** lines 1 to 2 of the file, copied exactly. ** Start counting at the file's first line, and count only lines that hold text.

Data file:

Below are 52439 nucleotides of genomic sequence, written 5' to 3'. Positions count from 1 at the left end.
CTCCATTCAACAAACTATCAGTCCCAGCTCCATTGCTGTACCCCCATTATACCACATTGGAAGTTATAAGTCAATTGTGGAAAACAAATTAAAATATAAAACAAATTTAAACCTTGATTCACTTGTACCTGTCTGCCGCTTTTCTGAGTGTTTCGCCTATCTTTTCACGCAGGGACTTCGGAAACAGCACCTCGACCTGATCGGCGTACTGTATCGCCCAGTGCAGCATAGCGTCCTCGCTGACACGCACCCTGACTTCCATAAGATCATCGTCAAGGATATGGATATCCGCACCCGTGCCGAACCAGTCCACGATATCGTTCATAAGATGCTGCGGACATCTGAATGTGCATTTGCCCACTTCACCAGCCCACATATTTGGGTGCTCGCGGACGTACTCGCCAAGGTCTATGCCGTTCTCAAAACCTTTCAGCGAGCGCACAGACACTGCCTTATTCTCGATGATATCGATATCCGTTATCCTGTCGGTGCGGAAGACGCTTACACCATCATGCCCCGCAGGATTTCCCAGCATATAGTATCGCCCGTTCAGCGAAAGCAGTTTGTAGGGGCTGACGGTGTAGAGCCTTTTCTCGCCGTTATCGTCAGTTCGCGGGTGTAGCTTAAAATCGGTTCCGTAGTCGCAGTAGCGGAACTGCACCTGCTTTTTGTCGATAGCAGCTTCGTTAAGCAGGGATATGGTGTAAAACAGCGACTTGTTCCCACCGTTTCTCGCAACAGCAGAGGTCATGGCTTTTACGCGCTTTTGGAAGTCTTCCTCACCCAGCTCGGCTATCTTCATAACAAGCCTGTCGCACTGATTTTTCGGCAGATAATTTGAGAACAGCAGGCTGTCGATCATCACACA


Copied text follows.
Below are 52439 nucleotides of genomic sequence, written 5' to 3'. Positions count from 1 at the left end.
CTCCATTCAACAAACTATCAGTCCCAGCTCCATTGCTGTACCCCCATTATACCACATTGGAAGTTATAAGTCAATTGTGGAAAACAAATTAAAATATAAAACAAATTTAAACCTTGATTCACTTGTACCTGTCTGCCGCTTTTCTGAGTGTTTCGCCTATCTTTTCACGCAGGGACTTCGGAAACAGCACCTCGACCTGATCGGCGTACTGTATCGCCCAGTGCAGCATAGCGTCCTCGCTGACACGCACCCTGACTTCCATAAGATCATCGTCAAGGATATGGATATCCGCACCCGTGCCGAACCAGTCCACGATATCGTTCATAAGATGCTGCGGACATCTGAATGTGCATTTGCCCACTTCACCAGCCCACATATTTGGGTGCTCGCGGACGTACTCGCCAAGGTCTATGCCGTTCTCAAAACCTTTCAGCGAGCGCACAGACACTGCCTTATTCTCGATGATATCGATATCCGTTATCCTGTCGGTGCGGAAGACGCTTACACCATCATGCCCCGCAGGATTTCCCAGCATATAGTATCGCCCGTTCAGCGAAAGCAGTTTGTAGGGGCTGACGGTGTAGAGCCTTTTCTCGCCGTTATCGTCAGTTCGCGGGTGTAGCTTAAAATCGGTTCCGTAGTCGCAGTAGCGGAACTGCACCTGCTTTTTGTCGATAGCAGCTTCGTTAAGCAGGGATATGGTGTAAAACAGCGACTTGTTCCCACCGTTTCTCGCAACAGCAGAGGTCATGGCTTTTACGCGCTTTTGGAAGTCTTCCTCACCCAGCTCGGCTATCTTCATAACAAGCCTGTCGCACTGATTTTTCGGCAGATAATTTGAGAACAGCAGGCTGTCGATCATCACACA